U.S. crude production rose to 9.25 million barrels per day, official data showed, up almost 10 percent since mid-2016.

Patrick Pouyanne, the chief executive of French and gas giant Total, said on Thursday prices could fall again by the end of the year due to a rapid increase in U.S. shale production.

"The rebalancing in U.S. crude stocks may have got under way, but concerns about further gasoline builds are rife even as the U.S. summer driving season shifts up a gear," said Stephen Brennock, an analyst with PVM Associates.

"With questions hanging over U.S. gasoline demand, any further product builds will act as a brake on the price recovery," he said.

fuel stocks are well above the five-year average, and Saudi Energy Minister Khalid al-Falih was quoted on Thursday as saying inventories remained elevated in part because traders were selling supplies out of tanker storage.

In China, signs emerged that refiners were using record crude imports to produce more fuel such as gasoline and diesel than the country can absorb.

China's March gasoline output rose 2.5 percent year-on-year to 11.24 million tonnes, the highest level since at least April 2014, China's National Bureau of Statistics said, adding fuel into an Asian market that is already well supplied.

(Additional reporting by Henning Gloystein; in Singapore; Editing by Dale Hudson and Edmund Blair)

(This story has not been edited by Business Standard staff and is auto-generated from a syndicated feed.)

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Business Standard
177 22

Oil prices flatten as rise in U.S. production weighs

By Libby George

(Reuters) - prices were largely flat on Thursday after steep losses the previous session, with rising U.S. production weighing against comments from leading producers that an extension to OPEC-led supply cuts was likely.

Brent futures were at $52.93 barrel at 1345 GMT, unchanged from their last close. U.S. crude futures were down 9 cents at $50.50 a barrel.

Both benchmarks had traded more than 50 cents higher earlier in the day, but gains eased at the start of U.S. trading hours.

"The U.S. market perhaps doesn't believe in the market balance that OPEC would have us believe," said Hans van Cleef, senior energy economist with ABN AMRO.

OPEC members Saudi Arabia and Kuwait signalled that an effort by the Organization of the Petroleum Exporting Countries and other producers, including Russia, to cut output was likely to be extended beyond June.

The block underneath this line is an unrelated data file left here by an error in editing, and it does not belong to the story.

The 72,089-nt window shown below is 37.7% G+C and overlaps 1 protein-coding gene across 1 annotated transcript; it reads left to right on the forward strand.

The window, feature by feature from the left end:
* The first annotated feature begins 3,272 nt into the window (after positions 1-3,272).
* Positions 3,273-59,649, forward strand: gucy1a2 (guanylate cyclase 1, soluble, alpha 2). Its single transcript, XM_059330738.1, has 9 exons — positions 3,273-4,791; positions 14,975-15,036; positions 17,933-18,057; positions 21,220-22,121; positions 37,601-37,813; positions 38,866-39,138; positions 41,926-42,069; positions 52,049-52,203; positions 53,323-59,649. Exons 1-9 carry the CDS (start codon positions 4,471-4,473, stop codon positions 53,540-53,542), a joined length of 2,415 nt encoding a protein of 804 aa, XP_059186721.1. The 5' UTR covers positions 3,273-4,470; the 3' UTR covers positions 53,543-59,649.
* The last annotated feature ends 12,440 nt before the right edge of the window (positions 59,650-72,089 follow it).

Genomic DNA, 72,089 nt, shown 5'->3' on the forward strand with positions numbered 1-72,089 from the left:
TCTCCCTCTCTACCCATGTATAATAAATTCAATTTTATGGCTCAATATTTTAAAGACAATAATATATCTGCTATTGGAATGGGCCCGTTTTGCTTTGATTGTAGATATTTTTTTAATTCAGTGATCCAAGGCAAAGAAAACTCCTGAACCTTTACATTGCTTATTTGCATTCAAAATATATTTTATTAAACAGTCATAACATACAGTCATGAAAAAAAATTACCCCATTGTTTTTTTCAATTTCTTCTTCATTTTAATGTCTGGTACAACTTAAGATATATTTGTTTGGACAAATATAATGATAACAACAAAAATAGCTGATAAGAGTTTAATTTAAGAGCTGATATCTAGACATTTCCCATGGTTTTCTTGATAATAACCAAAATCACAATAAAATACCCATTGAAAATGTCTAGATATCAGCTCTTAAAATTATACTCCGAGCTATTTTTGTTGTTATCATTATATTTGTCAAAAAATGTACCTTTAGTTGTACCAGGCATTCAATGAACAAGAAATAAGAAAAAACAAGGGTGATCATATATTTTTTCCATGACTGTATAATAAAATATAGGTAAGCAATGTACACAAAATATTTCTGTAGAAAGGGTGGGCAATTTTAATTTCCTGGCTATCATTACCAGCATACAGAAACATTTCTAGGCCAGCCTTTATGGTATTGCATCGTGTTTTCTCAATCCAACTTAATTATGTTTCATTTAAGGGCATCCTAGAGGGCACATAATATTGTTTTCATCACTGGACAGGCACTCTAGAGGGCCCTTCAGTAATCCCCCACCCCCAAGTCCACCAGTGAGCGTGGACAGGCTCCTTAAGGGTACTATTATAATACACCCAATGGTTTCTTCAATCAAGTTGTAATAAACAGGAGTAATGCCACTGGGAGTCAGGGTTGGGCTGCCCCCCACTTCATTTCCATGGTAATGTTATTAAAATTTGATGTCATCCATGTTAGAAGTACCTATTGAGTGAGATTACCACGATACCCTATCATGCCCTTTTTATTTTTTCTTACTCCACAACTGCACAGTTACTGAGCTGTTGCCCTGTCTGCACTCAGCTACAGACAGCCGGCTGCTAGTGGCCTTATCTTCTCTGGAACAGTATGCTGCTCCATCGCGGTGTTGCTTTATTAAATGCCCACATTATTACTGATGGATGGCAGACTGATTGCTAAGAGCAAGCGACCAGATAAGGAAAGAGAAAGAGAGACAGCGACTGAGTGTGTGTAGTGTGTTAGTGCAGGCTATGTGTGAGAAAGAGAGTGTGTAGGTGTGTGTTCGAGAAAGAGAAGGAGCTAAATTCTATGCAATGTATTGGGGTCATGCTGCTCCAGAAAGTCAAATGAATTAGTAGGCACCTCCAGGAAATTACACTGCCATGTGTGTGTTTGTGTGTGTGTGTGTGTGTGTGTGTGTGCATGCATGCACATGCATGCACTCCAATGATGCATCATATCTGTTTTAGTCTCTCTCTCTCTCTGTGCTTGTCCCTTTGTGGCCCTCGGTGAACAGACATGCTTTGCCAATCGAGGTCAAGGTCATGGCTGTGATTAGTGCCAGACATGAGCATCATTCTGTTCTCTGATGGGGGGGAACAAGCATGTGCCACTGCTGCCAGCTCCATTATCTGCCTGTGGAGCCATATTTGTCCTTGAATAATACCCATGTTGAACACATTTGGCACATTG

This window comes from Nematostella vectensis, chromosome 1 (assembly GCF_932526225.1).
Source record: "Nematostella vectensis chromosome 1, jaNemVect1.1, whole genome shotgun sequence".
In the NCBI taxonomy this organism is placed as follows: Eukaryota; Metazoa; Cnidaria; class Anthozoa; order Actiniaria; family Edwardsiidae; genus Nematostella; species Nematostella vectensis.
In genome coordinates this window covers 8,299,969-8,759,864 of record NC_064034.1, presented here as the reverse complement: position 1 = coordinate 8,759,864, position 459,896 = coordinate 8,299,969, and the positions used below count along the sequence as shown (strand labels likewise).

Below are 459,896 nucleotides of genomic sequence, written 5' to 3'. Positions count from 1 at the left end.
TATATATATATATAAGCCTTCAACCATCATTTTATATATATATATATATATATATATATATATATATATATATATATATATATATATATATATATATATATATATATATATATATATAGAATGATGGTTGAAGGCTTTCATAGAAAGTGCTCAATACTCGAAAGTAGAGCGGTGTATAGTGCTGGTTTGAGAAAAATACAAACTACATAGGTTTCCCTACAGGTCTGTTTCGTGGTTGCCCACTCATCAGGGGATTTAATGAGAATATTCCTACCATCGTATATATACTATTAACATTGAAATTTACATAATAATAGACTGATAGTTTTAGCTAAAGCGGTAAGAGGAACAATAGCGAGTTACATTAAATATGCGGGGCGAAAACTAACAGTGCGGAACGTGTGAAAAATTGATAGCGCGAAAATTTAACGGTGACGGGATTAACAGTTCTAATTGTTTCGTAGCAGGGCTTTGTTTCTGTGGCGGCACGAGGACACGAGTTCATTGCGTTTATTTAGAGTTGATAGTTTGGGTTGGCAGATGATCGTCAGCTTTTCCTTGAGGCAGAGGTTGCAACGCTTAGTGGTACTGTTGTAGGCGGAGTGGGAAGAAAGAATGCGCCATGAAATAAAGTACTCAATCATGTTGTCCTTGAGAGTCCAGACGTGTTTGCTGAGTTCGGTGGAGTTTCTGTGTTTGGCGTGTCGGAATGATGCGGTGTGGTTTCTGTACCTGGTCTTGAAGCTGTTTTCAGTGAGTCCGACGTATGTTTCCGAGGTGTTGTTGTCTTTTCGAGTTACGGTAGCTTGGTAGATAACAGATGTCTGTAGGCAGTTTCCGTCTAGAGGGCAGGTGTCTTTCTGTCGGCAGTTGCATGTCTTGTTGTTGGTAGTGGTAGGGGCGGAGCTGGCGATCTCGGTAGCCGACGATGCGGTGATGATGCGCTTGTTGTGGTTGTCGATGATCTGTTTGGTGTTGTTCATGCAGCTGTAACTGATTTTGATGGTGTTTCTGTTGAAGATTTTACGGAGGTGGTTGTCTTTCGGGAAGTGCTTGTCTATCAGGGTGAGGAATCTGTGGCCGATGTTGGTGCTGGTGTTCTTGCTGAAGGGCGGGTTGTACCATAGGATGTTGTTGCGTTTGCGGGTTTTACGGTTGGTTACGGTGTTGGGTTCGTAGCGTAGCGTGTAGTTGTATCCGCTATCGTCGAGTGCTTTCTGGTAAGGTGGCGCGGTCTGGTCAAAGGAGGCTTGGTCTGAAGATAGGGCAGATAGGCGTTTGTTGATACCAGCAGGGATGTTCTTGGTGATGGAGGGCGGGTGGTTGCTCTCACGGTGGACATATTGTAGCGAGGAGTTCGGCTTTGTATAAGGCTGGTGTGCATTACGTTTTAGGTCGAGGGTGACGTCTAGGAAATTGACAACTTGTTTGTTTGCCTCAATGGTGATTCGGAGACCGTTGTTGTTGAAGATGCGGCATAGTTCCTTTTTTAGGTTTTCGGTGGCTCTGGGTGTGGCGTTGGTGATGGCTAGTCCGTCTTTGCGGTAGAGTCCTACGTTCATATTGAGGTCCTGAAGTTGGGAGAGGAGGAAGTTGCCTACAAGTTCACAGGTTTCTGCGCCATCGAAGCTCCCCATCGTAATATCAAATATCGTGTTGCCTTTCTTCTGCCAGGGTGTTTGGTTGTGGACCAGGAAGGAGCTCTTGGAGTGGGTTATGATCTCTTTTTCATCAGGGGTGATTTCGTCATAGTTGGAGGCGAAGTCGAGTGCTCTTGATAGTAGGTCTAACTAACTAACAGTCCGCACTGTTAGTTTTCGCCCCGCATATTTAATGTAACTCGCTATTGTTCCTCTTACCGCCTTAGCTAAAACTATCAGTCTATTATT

But bloated inventories weighed. Despite a drop in U.S. crude stocks last week, an unexpected 1.5-million-barrel build in gasoline stocks drove prices more than 3.5 percent lower on Wednesday.

U.S. crude production rose to 9.25 million barrels per day, official data showed, up almost 10 percent since mid-2016.

Patrick Pouyanne, the chief executive of French and gas giant Total, said on Thursday prices could fall again by the end of the year due to a rapid increase in U.S. shale production.

"The rebalancing in U.S. crude stocks may have got under way, but concerns about further gasoline builds are rife even as the U.S. summer driving season shifts up a gear," said Stephen Brennock, an analyst with PVM Associates.

"With questions hanging over U.S. gasoline demand, any further product builds will act as a brake on the price recovery," he said.

fuel stocks are well above the five-year average, and Saudi Energy Minister Khalid al-Falih was quoted on Thursday as saying inventories remained elevated in part because traders were selling supplies out of tanker storage.

In China, signs emerged that refiners were using record crude imports to produce more fuel such as gasoline and diesel than the country can absorb.

China's March gasoline output rose 2.5 percent year-on-year to 11.24 million tonnes, the highest level since at least April 2014, China's National Bureau of Statistics said, adding fuel into an Asian market that is already well supplied.

(Additional reporting by Henning Gloystein; in Singapore; Editing by Dale Hudson and Edmund Blair)

(This story has not been edited by Business Standard staff and is auto-generated from a syndicated feed.)

image
Business Standard
177 22